Fredericton council approved a new bylaw on Monday night that will allow residents to keep backyard chicken coops under strict regulations.

Since 2011, the city has granted a pilot project and asked citizens their views on whether to allow chickens to be raised inside the city.

Councillors adopted a bylaw on Monday that will allow chicken coops to be located behind single, detached houses in certain areas of the city. There could be a maximum of three hens and the eggs or meat could not be sold.


Fredericton council approved a new bylaw on Monday night that will allow chickens to be raised in backyards, under certain conditions. (CBC)

Sebastian Salazar, the city solicitor, said people will have to submit their plans to the city, and pay a one-time fee of $250.00. They will also be limited to three hens and no roosters.

"They have to be located at least 10 metres from neighbouring homes, so they have to be in the backyards," he said.

Despite all of the rules, the vote means Fredericton residents, such as Hazel Richardson, will be able to keep their chickens.

Richardson and her daughter Maeve have a daily egg hunt.

Their backyard coop was a part of a pilot project as the city was exploring the bylaw.

Richardson had to do all the research and make a pitch to the city.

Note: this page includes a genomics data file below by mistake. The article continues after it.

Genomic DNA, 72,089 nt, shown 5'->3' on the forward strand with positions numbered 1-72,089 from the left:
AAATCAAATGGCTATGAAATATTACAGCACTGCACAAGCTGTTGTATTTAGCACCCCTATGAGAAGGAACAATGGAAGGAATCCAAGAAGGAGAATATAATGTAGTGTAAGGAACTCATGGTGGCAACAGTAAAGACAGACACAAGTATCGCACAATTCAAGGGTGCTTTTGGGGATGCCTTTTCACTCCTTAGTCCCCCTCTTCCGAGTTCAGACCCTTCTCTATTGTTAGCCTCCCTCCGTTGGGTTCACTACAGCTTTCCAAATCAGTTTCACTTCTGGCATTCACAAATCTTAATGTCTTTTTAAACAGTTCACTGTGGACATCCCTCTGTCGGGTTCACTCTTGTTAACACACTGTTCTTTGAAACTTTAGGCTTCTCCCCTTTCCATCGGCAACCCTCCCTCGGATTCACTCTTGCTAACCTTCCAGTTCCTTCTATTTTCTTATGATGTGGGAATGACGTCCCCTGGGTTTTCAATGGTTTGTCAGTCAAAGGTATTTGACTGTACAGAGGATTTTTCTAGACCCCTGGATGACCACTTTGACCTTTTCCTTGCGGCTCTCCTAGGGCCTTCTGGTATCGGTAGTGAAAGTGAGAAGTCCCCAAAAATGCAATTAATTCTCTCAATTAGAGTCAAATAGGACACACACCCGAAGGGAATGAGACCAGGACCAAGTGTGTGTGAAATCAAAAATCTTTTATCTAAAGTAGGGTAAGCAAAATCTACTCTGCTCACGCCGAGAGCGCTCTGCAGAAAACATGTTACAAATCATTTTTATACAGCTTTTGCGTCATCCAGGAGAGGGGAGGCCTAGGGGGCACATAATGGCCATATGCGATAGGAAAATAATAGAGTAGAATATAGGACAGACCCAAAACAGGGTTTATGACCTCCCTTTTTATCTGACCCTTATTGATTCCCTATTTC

"When I first brought this up a lot of people had concerns," she said.


Zizi-Balooba is one of Hazel Richardson's chickens. Richardson has kept chickens in her backyard as a part of a pilot project in Fredericton for three years. (CBC)

"They say chickens are smelly, chickens are noisy, chickens attract predator animals and those are valid concerns that people have, so it's really important to do something like this so people can see it's not an issue."

With the bylaw now approved, the city has about eight families on a waiting list ready to buy chickens to put in their backyards.

Saint John moved forward on its own backyard chicken bylaw earlier this month.

Saint John has also imposed restrictions on where chickens can be kept and limited the number of birds.

Moncton could also be adopting a similar law after a pilot project wrapped up a few years ago.

An official with the Greater Moncton Planning Commission said last year the municipal bylaw changes, which would include backyard farms, are expected go to council sometime in 2013.